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Future taxes on retirement assets
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One of my questions when I get involved in a discussion with people about a financial matter, ObamaCare for example, is “Who is going to pay for all of this?” The topic could also be something like local recreation or the new Braves stadium, and my question remains the same.

Math is the universal language and we have some serious negative math concerns at the federal level. Most will agree that our government has a debt now in excess of $20 trillion. Once again, the question arises … Who is going to pay for all of this? I have a suspicion it won’t be Syrian refugees, people in this country illegally, or those who don’t find it necessary to seek gainful employment.

The correct answer is, of course, “us”!

Assuming that we can send people to Washington who can balance their checkbook, the government will have to consider significant tax increases to reduce this debt in the future.

Federal tax rates have fluctuated significantly over the years. My post-WWII baby boom generation saw top rate income tax brackets of 90-plus percent in the late 1940s and through the 1970s, top rates never dropped below 70-percent. This year the Affordable Care Act surtax has pushed the maximum rate to 43.4 percent.

Because a high number of our members of Congress do not grasp the question of who is going to pay for all of this, I would anticipate tax increases in the future.

The majority of my generation’s baby boomers have a lot of their money in qualified retirement plans, so we are definitely at risk in the event of a large tax increase. As an example, had you placed $5,000 yearly into an IRA and your tax bracket was 28% for 30 consecutive years, your tax deduction would total $42,000.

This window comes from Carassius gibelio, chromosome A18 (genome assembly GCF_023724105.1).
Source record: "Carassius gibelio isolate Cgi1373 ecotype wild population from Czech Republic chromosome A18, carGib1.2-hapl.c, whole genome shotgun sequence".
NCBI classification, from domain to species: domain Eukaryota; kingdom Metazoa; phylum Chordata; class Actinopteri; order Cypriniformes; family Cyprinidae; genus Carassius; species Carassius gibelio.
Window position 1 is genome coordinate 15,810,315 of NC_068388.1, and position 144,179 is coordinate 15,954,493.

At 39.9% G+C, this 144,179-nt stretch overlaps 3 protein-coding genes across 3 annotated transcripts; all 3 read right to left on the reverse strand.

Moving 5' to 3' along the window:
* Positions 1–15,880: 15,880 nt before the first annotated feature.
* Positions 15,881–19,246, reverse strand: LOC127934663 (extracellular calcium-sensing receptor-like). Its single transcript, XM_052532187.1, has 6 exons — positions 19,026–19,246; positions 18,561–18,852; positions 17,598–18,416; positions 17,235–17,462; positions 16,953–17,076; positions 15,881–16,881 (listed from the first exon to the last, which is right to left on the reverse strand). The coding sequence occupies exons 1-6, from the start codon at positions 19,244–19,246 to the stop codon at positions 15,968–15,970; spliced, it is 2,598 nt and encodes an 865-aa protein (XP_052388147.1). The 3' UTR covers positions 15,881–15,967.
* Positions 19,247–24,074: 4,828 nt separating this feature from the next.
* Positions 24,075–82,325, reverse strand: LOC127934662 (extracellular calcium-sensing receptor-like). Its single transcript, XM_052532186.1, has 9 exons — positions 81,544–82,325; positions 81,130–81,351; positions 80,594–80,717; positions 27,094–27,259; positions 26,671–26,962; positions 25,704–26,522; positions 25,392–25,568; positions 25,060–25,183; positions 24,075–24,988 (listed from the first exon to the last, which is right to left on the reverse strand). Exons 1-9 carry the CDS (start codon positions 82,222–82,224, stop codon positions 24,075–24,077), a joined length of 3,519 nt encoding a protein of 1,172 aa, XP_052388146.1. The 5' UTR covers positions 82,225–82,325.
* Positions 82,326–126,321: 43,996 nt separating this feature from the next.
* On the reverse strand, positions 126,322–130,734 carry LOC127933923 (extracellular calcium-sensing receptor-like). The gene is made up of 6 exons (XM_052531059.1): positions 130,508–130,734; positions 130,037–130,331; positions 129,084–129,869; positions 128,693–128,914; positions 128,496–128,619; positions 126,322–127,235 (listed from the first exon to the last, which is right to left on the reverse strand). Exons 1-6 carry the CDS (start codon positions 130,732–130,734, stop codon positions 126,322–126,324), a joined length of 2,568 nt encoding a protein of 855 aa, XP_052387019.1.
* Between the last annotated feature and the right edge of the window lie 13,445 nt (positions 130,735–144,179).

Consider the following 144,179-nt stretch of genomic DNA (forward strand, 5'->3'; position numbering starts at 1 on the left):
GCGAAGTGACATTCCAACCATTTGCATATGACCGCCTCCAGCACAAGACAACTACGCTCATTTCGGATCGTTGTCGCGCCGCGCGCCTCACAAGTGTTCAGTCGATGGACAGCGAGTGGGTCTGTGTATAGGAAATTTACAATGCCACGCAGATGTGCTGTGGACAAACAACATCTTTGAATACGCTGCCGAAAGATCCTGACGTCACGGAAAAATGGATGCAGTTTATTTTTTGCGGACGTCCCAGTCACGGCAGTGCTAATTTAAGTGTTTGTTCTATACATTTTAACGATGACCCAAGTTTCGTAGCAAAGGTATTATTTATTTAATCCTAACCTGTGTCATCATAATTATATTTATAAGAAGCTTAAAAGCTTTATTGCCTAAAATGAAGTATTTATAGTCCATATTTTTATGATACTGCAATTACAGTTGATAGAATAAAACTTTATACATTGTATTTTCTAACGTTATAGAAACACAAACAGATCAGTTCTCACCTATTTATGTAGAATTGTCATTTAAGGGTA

To keep it simple, your IRA has grown to $800,000 and you choose to withdraw $40,000 yearly. At the same tax bracket, your income tax liability will exceed 30 years of tax deductions in four years.

For my generation, the Roth IRA became available in 1998, but many of us had already hit 50. There are contribution limits and phase outs for higher income earners. Beginning this year, Required Minimum Distributions (RMDs) are required at age 70-and-one-half. Even though they are non-taxable, the purpose is to liquidate the account like a traditional IRA.

A Roth IRA conversion could be very attractive, but the arithmetic probably won’t work if you anticipate the same or lower tax bracket at retirement. Paying income taxes in one year on a large conversion will probably be a deal breaker, particularly if the tax has to be paid from the IRA. A Roth will probably perform better over time for younger investors.
As we head into retirement, there are two areas that are near certainty to be a part of your life. The RMD begins in the year you hit 70-and-one-half. You can defer until April 1 of the year after you turn 70-and-one-half, but two distributions will need to be taken.

If you want to see what a high tax bracket is, don’t take the RMD. The automatic penalty is 50 percent of the RMD plus the regular income tax. IRA custodians are very good about notification of an RMD. The IRS will consider waiving the penalty with a convincing reason for failure to take the RMD.

The other priority is to minimize tax on your Social Security benefits. The number of times our elected officials have damaged this system would make for a decent term paper. I’ll summarize by saying up to 85 percent of your Social Security benefits may be taxable at ordinary rates. History shows that these benefits were originally promised to be free of income tax.

Juggling your income, Social Security tax liabilities and deferred interest can be a daunting task. Consider using a fee-only advisor to help your retirement years more pleasant.

Mike Lassiter is a Chartered Life Underwriter and Chartered Financial Consultant. He is a Licensed Insurance Counselor and a Registered Investment Advisor. He can be reached at 770-786-2781.